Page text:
Keeping up with the demands of gifted and 2E kids is more than a challenge. It’s an ongoing endeavor that demands time and attention — never ending attention for those who rip through series, speed read, implement their photographic memories and other feats of wonder.

There is no formula for supplying an endless stream of engaging books that will delight a gifted reader. They know what they like, but they also need help choosing their own reading material and broadening their preferences.

Gifted readers are different than other readers because of their ability master language and complex ideas at an early stage. Many learn to read earlier than usual. Some are self-taught readers. Other possess the ability to process complicated text and multiple plots and subplots. They can read four times more than their peers and are likely to become lifelong readers.

So, what do gifted readers want? Do they love an underdog? Dark horse? Complicated plots? Unlikely heroes? Historical figures, biographies and textbooks?

Yes. All of those and more. Here are a few ways to tap into an advanced reader’s drive for reading while providing age appropriate and challenging material.

  1. Help your child find books they want to read. Play seek and find in the library, challenging their ability to try something new. Start with a list of books that others have recommended, browse through them with your child, and whittle it down to the top choices. As with adult literature, an engaging and vivid first paragraph is essential to hooking a reader, so read the first paragraphs out loud.
  2. Steer gifted readers toward books that accommodate their sensitivity. Search for the blogs of reviewers who are familiar with the danger zones for sensitive readers, such as authors, teachers and websites like Hyper-sensitive kiddos may react to any hint of unfairness, which is a tough concept to avoid in any category. For these gentle souls, try poets with instinctual kid-like prowess like Shel Silverstein (if you can find recordings of Silverstein reading his works, it’s all the more fun.)  Many other children’s poetry books languish on shelves, so put them to work interpreting, illustrating and retelling the stories in poetry.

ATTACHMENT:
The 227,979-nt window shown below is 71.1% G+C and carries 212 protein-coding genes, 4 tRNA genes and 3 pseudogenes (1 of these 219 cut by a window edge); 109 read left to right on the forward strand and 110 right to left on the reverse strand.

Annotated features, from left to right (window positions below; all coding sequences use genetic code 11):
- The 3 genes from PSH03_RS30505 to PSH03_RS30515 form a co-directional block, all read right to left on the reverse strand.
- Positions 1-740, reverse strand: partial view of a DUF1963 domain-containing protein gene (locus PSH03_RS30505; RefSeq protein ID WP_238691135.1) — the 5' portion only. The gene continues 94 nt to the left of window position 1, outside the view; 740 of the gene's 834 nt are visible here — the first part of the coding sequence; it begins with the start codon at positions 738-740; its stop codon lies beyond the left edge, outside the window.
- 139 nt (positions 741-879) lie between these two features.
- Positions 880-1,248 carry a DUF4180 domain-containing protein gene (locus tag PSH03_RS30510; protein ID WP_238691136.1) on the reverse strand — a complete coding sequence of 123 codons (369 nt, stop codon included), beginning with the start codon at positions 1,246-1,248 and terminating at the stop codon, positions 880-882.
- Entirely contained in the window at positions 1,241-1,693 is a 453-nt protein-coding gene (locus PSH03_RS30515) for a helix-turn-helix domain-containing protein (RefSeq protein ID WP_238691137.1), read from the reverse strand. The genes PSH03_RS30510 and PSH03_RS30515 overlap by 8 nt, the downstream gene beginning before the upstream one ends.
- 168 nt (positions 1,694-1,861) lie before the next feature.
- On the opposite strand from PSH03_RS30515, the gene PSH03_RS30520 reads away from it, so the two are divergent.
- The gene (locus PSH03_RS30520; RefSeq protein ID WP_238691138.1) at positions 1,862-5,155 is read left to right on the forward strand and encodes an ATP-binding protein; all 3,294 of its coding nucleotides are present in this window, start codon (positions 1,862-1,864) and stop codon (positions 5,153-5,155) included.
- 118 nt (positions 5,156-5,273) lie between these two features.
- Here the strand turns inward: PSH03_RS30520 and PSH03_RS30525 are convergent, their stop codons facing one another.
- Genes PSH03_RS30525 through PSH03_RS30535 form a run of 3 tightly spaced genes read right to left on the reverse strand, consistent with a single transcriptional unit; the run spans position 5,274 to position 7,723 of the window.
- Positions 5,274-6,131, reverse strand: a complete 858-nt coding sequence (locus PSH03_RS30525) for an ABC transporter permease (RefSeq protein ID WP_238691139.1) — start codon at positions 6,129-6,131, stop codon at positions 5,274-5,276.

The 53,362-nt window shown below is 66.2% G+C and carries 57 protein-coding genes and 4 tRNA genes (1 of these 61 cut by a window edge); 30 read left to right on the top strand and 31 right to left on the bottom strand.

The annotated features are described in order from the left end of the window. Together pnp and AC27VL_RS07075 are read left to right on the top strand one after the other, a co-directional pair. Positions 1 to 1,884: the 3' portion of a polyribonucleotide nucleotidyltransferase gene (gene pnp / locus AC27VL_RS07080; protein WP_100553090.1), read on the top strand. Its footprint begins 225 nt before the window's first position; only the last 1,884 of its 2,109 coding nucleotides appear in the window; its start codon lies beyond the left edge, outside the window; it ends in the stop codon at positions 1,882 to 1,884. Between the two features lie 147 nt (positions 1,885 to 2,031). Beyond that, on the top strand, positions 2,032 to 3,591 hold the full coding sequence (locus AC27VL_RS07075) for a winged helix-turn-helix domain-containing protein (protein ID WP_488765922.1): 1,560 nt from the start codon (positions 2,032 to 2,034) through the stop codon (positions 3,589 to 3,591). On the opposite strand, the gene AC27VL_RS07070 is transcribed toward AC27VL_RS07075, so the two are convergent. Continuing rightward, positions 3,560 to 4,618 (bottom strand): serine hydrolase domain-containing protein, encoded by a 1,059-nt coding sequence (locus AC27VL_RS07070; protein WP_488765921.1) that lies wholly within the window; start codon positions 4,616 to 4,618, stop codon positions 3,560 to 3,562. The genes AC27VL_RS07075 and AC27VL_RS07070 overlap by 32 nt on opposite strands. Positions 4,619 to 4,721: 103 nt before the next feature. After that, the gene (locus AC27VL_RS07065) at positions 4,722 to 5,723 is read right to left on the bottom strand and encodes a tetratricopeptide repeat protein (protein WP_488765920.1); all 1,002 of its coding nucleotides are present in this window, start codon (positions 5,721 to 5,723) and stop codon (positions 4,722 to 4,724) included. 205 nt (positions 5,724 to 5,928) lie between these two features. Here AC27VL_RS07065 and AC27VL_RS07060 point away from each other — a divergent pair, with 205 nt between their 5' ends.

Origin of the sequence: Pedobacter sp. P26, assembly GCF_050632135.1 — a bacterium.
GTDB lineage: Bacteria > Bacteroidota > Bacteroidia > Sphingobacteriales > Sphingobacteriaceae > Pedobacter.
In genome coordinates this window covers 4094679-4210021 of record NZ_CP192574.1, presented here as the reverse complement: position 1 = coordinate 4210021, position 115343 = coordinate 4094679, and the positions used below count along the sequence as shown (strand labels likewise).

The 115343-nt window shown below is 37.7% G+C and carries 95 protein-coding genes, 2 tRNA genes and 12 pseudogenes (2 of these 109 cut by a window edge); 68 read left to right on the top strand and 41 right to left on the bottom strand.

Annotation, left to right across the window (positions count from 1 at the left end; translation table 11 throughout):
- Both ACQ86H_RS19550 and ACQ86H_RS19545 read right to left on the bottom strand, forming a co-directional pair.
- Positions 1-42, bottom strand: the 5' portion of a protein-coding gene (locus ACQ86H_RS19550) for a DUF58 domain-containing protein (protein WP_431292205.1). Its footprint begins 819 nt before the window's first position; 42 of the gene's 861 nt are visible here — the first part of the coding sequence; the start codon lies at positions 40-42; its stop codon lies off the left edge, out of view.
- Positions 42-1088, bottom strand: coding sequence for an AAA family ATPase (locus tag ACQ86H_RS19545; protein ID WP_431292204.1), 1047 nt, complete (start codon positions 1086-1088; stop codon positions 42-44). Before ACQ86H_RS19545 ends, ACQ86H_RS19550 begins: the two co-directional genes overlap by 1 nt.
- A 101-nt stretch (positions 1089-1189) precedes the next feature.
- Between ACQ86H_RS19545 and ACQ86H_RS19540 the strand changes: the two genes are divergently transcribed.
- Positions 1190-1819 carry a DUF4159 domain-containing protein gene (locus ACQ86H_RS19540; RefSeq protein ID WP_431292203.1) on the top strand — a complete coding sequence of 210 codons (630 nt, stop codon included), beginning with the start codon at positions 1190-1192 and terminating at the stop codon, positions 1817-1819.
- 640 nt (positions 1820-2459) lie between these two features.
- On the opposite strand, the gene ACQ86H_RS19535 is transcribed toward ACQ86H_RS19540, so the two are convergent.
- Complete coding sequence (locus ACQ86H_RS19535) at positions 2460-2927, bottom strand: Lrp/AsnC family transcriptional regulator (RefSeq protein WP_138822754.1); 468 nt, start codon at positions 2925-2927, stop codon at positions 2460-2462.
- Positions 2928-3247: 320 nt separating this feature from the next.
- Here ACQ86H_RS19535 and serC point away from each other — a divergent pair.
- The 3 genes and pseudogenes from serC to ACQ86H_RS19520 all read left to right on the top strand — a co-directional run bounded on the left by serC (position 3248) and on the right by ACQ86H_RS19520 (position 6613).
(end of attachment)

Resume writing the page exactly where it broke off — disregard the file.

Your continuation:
3. Look for characters who are unique and challenged in similar ways as your child. Connecting with a character is like making a new ally. When kids see realistic (not just fantasy or futuristic) representations of themselves, they can engage with the story on a different level. The characters don’t have to be exactly like the gifted reader, for example, a story of a child learning to function despite difficult circumstances can embolden them. Books like Lynda Mullaly Hunt’s FISH IN A TREE about a dyslexic character, is a safe read for most readers. The list of books about kids who are twice-exceptional isn’t a long one, so consider oldies like Helen Keller’s Teacher and Follow My Leader, which portray children adapting to disabling conditions with positive outcomes.
  4. Use book group materials to extend the reading experience. Many authors will supply discussion questions for teachers to help kids process and demonstrate comprehension. These are also tools that parents can use to help facilitate thoughtful exploration of a book at a deeper level. Kids can be challenged to put themselves in the shoes of the antagonist or a minor character. The author’s own questions can refine a child’s ability to connect with characters, evaluate motives and outcomes, and slow them down long enough to absorb and appreciate storytelling from different points of view.
  5. Encourage them to try something different. If your child has blown through all the age appropriate fiction you can find, try offering non-fiction that is above their reading level. Gifted kids yearn for ideas and information, so biography and non-fiction titles may be an option, especially for kids who find it difficult to read fiction. Sounds crazy? Some kids are drawn to books that explain complex ideas to feed their intellect and encourage innovative thinking. For example, I have a reading-avoidant gifted child in my family who only reads physics books (which can be quite entertaining depending on the physicist).

When in doubt, ask a teacher, librarian, special ed professional or other parents with kids like yours. Always screen a book for inappropriate or upsetting material. Providing different formats like e-readers and audio books is an experimental way to determine what works best. Don’t be afraid to ask other parents. You never know who else is struggling with the same demands. Plus, books make great company and sharing them builds camaraderie. Who doesn’t need a little more of that?

Susan Larsen Krause is the author of BACKGROUND NOISE: A NOVEL ABOUT TWICE-EXCEPTIONALITY. She writes and blogs about raising gifted and learning disabled kids. 

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